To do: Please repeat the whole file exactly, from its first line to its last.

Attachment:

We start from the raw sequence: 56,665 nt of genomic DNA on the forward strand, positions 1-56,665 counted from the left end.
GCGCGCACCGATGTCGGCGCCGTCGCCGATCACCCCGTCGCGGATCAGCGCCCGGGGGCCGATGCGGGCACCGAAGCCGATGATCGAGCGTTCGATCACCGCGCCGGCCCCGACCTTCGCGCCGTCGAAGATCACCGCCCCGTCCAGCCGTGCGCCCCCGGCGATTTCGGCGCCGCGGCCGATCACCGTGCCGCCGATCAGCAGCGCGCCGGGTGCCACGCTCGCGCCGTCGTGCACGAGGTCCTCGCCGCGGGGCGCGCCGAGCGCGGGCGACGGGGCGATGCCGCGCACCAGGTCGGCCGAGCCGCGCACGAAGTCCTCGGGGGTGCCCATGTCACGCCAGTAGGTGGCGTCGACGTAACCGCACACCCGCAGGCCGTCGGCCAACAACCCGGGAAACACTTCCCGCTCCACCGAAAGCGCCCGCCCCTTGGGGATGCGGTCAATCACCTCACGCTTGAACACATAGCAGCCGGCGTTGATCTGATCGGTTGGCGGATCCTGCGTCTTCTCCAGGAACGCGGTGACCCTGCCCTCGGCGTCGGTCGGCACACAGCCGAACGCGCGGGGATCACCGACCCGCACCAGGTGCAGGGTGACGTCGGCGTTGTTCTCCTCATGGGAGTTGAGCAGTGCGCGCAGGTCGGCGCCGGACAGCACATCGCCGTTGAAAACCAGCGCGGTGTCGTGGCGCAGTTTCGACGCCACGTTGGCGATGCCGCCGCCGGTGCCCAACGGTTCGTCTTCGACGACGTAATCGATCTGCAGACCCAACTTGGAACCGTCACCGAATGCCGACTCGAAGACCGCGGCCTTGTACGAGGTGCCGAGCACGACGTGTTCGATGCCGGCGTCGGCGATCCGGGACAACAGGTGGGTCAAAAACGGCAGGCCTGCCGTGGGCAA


We start from the raw sequence: 56,665 nt of genomic DNA on the forward strand, positions 1-56,665 counted from the left end.
GCGCGCACCGATGTCGGCGCCGTCGCCGATCACCCCGTCGCGGATCAGCGCCCGGGGGCCGATGCGGGCACCGAAGCCGATGATCGAGCGTTCGATCACCGCGCCGGCCCCGACCTTCGCGCCGTCGAAGATCACCGCCCCGTCCAGCCGTGCGCCCCCGGCGATTTCGGCGCCGCGGCCGATCACCGTGCCGCCGATCAGCAGCGCGCCGGGTGCCACGCTCGCGCCGTCGTGCACGAGGTCCTCGCCGCGGGGCGCGCCGAGCGCGGGCGACGGGGCGATGCCGCGCACCAGGTCGGCCGAGCCGCGCACGAAGTCCTCGGGGGTGCCCATGTCACGCCAGTAGGTGGCGTCGACGTAACCGCACACCCGCAGGCCGTCGGCCAACAACCCGGGAAACACTTCCCGCTCCACCGAAAGCGCCCGCCCCTTGGGGATGCGGTCAATCACCTCACGCTTGAACACATAGCAGCCGGCGTTGATCTGATCGGTTGGCGGATCCTGCGTCTTCTCCAGGAACGCGGTGACCCTGCCCTCGGCGTCGGTCGGCACACAGCCGAACGCGCGGGGATCACCGACCCGCACCAGGTGCAGGGTGACGTCGGCGTTGTTCTCCTCATGGGAGTTGAGCAGTGCGCGCAGGTCGGCGCCGGACAGCACATCGCCGTTGAAAACCAGCGCGGTGTCGTGGCGCAGTTTCGACGCCACGTTGGCGATGCCGCCGCCGGTGCCCAACGGTTCGTCTTCGACGACGTAATCGATCTGCAGACCCAACTTGGAACCGTCACCGAATGCCGACTCGAAGACCGCGGCCTTGTACGAGGTGCCGAGCACGACGTGTTCGATGCCGGCGTCGGCGATCCGGGACAACAGGTGGGTCAAAAACGGCAGGCCTGCCGTGGGCAA